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Pediatric Reflux and Esophageal Disorders

As a parent, it is difficult to see your child in pain as they deal with the uncomfortable effects of reflux disorders, such as gastroesophageal reflux disease. Our pediatric gastroenterology specialists are dedicated to searching for answers for why your child is suffering from these uncomfortable symptoms. Though there are a variety of conditions that cause chronic reflux, our specialists are equipped with the skills to determine the best course of treatment for your child.

What are reflux and esophageal disorders in children?

The esophagus is the muscular tube that connects the mouth to the stomach. Its role is to squeeze food and liquid that has been swallowed down into the stomach where the digestive process starts. Esophageal reflux is the passage of these food contents and the acid produced normally in the stomach back into the esophagus. Esophageal reflux can be normal in any age especially after a meal and is often asymptomatic. In infants this is especially true, and reflux can be normal.  This is because a infant’s esophagus is smaller and the muscles of the esophagus are still maturing. In infants this reflux often regurgitates to and out of the mouth or can be even seen as vomiting. 

However, esophageal reflux that causes a problem is different and this is referred to as GERD. GERD (Gastroesophageal reflux disease) is a esophageal disorder that can occur at any age including infants. GERD happens when reflux including food and acid passes into the esophagus and causes problems including pain (heartburn, chest pain, sore throat), swallowing or eating problems, airway symptoms like cough, and over time scarring of the esophagus or rarely in children, precancerous changes. 

Another esophageal disorder seen in children is eosinophilic esophagitis. This condition occurs when a topical allergen (usually a food) causes a allergic reaction in the lining of the esophagus. The resulting inflammation over time results in a dysfunctional esophagus that cannot squeeze correctly or develops scars. Symptoms usually are swallowing problems, chest pain, abdominal pain and reflux symptoms that do not improve with GERD therapy. Swallowing problems with food getting stuck during eating is the most common symptom seen in children and adolescents. 

What are symptoms associated with GERD and Eosinophilic Esophagitis (EoE)

  • Heartburn
  • Regurgitation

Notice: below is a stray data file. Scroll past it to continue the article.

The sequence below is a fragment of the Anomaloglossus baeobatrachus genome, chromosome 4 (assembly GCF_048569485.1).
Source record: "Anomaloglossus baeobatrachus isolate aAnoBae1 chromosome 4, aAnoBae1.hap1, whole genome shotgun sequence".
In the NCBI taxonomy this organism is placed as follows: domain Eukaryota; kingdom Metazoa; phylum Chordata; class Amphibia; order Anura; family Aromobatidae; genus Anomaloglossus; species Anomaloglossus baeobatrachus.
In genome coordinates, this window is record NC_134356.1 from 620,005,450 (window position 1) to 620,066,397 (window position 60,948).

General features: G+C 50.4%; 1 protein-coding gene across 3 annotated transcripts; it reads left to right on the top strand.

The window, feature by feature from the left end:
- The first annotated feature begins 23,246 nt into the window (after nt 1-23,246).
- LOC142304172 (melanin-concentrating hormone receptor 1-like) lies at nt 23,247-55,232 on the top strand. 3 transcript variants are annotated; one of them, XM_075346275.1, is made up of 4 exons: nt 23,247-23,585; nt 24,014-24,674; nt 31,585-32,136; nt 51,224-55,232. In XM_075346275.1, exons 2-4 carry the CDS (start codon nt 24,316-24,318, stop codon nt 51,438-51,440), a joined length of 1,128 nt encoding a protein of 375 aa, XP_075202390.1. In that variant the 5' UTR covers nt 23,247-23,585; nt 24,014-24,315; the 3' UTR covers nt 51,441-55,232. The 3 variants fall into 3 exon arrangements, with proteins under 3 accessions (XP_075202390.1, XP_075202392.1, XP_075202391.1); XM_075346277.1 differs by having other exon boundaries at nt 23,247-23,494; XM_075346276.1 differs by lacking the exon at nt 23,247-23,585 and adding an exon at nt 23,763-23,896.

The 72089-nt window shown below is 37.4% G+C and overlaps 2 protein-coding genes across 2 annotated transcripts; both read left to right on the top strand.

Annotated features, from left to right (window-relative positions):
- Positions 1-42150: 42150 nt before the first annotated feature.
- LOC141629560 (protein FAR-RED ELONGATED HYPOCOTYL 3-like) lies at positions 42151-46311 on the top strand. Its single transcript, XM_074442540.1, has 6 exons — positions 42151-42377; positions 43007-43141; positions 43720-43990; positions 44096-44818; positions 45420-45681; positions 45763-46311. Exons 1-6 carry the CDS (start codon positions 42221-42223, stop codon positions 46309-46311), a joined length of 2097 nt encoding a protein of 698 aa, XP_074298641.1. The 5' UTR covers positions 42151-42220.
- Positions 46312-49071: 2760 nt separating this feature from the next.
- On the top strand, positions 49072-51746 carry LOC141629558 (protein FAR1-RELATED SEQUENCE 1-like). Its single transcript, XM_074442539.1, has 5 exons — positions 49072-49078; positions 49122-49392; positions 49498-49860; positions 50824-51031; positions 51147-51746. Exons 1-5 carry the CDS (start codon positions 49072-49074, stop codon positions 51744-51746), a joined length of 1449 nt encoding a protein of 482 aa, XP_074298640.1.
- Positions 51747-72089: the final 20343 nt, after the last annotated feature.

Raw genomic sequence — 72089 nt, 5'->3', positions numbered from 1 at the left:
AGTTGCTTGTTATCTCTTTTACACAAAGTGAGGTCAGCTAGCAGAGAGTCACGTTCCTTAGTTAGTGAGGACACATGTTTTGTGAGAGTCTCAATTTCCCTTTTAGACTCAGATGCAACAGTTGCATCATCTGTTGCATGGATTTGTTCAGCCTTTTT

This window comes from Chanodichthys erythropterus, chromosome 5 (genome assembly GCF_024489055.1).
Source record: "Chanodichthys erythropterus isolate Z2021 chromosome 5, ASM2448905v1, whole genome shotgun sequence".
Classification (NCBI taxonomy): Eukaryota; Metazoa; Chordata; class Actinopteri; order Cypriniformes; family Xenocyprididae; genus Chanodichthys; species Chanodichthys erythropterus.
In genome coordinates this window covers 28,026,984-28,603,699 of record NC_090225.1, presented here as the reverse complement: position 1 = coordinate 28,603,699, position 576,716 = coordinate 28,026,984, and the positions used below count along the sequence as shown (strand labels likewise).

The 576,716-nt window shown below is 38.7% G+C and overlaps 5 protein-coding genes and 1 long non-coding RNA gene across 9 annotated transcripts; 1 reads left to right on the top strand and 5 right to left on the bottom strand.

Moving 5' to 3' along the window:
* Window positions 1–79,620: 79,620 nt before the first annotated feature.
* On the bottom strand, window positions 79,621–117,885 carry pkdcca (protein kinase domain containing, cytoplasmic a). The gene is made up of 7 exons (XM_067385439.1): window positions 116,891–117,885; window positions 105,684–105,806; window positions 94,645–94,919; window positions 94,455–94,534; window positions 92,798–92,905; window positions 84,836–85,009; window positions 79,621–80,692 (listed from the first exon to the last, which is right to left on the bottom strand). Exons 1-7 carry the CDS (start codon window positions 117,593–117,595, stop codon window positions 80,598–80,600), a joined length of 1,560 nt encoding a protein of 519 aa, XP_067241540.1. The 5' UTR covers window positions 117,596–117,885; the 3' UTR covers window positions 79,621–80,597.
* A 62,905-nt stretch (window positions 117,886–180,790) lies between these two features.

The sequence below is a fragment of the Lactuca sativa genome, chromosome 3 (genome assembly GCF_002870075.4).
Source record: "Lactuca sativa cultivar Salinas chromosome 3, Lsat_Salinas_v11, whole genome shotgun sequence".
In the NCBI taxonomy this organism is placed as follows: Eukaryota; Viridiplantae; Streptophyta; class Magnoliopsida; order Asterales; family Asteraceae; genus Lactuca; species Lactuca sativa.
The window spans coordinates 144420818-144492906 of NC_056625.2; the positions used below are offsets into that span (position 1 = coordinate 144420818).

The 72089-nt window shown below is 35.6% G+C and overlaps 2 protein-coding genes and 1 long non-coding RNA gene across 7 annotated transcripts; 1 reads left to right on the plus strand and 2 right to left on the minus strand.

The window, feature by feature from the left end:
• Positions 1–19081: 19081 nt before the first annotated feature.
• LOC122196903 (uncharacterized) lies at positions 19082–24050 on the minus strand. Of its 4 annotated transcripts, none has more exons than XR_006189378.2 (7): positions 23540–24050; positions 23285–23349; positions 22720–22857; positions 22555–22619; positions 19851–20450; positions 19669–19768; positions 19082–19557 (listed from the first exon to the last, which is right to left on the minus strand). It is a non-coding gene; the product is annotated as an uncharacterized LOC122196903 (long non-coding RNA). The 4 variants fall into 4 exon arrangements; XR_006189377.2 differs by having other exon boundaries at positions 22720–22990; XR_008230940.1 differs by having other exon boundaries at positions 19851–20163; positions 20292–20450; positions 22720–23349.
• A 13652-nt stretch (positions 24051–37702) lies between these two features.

• Vomiting
  • Blood in vomit
  • Swallowing problems
  • Food stuck in esophagus
  • Abdominal pain
  • Feeding and eating problems
  • Sleep disturbance

How are esophageal disorder diagnosed?

  • Evaluation by a Pediatric Gastroenterologist
  • Trial of acid medicine 
  • Radiology tests
  • Upper endoscopy
  • Esophageal pH/impedance study

How are esophageal disorders GERD and EoE treated?

In infants, esophageal reflux that is normal can usually be monitored especially if the infant is growing eating and developing normally. In both infants and older children, diet changes and avoidance of foods is typically 1st line treatment. In infants diet change for suspected GERD most commonly is avoidance of Cow’s milk protein found in formula or breastfeeding mother’s diet. In older children, specific diet recommendations and sleeping patterns or “lifestyle” treatment should be tried such as avoiding spicy, greasy, tomato, etc and not eating before sleep and propping up at night. However, when needed and indicated, medical therapy with acid suppressive medications have been shown in children and infants to work well. A pediatric GI can guide the patient and family on right treatment choice.

In EoE, treatment is focused on reducing inflammation with either medication or dietary elimination or a combination of both. Medications used to treat EoE include high dose acid medication and topical swallowed steroids. Diet elimination focuses on identifying food or foods through allergy testing, or when allergy testing does not help, then elimination trials of up to 6 of the most common allergic foods. Again, a pediatric gastroenterologist with help guide the patient and family to the right treatment.

Our specialists are dedicated to finding the best treatment options and to work with you to help improve the esophageal disorder affecting your child’s life.

Our specialists also work collaboratively with our colleagues at Golisano Children’s Hospital of Southwest Florida including nutritional specialists, and radiologists in the diagnostic and treatment process.